Recommendations laid out by the U.S. Multi-society Task Force looks to provide guidance for endoscopists for better management and advise for surgery.
Early identification and removal of cancerous colorectal polyps is critical to preventing the progression of colorectal cancer and improving survival rates. The U.S. Multi-society Task Force on Colorectal Cancer has released new guidance for endoscopists on how to assess colorectal lesions for features associated with cancer, discuss how these factors guide management, and outline when to advise surgery after malignant polyp removal.
Key recommendations from the U.S. Multi-society Task Force on Colorectal Cancer, which is comprised of leading experts representing the American College of Gastroenterology (ACG), the American Gastroenterological Association (AGA) and the American Society for Gastrointestinal Endoscopy (ASGE), include the following.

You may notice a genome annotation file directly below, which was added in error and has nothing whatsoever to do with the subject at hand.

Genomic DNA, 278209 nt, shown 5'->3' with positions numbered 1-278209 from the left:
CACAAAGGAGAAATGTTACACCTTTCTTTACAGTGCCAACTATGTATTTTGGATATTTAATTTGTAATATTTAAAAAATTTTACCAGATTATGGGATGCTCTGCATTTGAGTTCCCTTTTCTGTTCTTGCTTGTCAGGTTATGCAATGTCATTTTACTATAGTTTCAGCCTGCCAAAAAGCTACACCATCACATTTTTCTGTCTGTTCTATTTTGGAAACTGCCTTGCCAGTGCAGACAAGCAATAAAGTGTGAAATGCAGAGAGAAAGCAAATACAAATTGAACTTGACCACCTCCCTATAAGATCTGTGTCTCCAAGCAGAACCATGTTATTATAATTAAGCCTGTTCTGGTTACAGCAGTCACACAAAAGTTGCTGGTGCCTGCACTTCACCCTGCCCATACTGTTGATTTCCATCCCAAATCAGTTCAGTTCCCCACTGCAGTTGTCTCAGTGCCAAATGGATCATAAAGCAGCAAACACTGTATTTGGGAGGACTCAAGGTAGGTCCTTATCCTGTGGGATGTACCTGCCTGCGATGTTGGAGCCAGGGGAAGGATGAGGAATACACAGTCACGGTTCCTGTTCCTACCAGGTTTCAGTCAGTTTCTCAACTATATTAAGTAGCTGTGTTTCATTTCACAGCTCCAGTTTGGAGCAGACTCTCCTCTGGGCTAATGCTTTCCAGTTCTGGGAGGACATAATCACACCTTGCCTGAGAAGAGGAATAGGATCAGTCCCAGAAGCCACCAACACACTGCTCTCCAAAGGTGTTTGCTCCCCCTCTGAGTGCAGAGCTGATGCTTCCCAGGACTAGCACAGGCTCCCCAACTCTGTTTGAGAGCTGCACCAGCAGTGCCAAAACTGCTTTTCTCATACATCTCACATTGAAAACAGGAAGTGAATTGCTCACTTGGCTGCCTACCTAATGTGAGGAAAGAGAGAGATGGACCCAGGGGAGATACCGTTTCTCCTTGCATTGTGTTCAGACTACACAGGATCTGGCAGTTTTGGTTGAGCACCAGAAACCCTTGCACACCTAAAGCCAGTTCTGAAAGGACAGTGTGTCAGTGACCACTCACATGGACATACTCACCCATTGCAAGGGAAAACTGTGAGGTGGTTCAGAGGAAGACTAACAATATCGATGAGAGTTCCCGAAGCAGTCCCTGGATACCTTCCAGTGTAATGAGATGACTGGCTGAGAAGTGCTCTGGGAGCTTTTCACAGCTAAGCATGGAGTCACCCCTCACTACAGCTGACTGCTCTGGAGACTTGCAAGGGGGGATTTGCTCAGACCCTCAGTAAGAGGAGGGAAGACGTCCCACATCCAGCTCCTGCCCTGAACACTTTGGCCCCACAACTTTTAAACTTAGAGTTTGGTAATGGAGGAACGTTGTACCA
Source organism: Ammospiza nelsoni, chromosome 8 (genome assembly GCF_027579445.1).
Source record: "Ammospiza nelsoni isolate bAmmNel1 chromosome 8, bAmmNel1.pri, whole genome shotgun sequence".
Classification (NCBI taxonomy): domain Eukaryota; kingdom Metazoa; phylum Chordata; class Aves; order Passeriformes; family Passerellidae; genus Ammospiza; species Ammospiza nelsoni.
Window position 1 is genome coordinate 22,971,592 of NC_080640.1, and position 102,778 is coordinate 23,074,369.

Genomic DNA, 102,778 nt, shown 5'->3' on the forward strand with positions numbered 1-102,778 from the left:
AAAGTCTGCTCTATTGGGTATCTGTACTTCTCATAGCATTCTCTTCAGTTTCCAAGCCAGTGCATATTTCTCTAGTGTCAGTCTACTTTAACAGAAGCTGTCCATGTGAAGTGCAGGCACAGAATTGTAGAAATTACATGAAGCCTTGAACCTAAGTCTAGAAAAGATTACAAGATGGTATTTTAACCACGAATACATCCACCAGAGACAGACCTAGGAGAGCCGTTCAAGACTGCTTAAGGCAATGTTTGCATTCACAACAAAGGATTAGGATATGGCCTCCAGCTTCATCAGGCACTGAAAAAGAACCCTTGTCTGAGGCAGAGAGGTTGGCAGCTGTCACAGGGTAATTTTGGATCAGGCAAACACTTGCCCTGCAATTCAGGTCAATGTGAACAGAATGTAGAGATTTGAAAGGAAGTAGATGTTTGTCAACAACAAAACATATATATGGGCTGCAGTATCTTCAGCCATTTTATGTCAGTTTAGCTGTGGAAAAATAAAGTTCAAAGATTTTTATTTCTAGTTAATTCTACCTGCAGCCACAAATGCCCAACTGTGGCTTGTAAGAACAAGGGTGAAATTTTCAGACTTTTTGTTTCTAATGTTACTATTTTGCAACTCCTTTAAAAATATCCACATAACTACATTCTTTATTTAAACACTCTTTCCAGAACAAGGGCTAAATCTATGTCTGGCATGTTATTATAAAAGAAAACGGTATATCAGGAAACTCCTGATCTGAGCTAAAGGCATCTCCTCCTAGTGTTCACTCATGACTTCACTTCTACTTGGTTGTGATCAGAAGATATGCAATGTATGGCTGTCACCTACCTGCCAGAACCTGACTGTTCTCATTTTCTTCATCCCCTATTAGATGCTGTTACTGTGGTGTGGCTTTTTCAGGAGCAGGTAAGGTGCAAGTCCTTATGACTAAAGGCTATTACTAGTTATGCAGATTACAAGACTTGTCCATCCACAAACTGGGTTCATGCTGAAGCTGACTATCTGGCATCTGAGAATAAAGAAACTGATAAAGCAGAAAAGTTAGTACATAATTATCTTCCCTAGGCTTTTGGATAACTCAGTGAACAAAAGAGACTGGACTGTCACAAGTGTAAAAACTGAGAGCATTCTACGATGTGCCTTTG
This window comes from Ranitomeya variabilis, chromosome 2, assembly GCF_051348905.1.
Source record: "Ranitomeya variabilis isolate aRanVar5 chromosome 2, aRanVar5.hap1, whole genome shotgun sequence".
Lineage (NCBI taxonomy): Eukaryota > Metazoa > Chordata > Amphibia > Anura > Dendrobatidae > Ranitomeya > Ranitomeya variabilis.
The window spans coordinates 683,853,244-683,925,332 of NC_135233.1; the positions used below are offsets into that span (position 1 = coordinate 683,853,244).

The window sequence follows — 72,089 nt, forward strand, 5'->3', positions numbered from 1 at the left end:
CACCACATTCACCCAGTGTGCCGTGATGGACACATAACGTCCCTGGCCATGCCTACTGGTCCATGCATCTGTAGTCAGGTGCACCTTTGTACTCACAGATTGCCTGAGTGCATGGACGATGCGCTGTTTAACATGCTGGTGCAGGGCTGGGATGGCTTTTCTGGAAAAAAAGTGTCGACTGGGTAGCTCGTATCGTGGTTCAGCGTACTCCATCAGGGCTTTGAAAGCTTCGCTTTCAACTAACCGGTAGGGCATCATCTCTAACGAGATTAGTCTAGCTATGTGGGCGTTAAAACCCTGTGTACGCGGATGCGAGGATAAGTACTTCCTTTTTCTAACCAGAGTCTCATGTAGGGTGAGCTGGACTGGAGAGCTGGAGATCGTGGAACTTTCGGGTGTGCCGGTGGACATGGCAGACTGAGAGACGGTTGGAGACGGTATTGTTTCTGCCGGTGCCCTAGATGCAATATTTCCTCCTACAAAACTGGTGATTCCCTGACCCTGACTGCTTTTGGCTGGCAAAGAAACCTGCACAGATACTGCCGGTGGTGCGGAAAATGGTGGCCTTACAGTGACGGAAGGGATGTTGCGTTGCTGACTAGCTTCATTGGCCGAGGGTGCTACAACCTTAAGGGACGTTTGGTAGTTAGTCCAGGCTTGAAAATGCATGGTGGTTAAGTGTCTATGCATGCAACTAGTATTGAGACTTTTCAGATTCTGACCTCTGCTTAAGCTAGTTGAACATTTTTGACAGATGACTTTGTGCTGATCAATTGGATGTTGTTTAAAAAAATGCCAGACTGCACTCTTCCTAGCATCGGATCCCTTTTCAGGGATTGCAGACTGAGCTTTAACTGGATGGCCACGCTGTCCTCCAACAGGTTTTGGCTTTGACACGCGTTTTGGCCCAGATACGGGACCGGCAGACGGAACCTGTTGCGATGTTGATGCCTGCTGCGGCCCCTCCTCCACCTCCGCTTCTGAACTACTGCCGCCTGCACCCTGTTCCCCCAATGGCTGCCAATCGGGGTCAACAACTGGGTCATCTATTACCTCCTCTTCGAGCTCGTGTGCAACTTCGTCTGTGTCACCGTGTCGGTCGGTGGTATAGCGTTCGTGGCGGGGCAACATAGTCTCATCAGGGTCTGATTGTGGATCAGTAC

Management of malignant polyps must begin with a thorough and knowledgeable endoscopic assessment designed to identify features of deep submucosal invasion. In nonpedunculated lesions with features of deep submucosal invasion, endoscopic biopsy and tattooing should be followed by surgical resection. Nonpedunculated lesions with high risk of superficial submucosal invasion should be considered for en bloc resection and proper specimen handling. When pathology reports cancer in a lesion that was completely resected endoscopically, the decision to recommend surgery is based on polyp shape, whether there was en bloc resection and adequate histologic assessment, the presence or absence of unfavourable histologic features, the patient's risk for surgical mortality and morbidity, and patient preferences.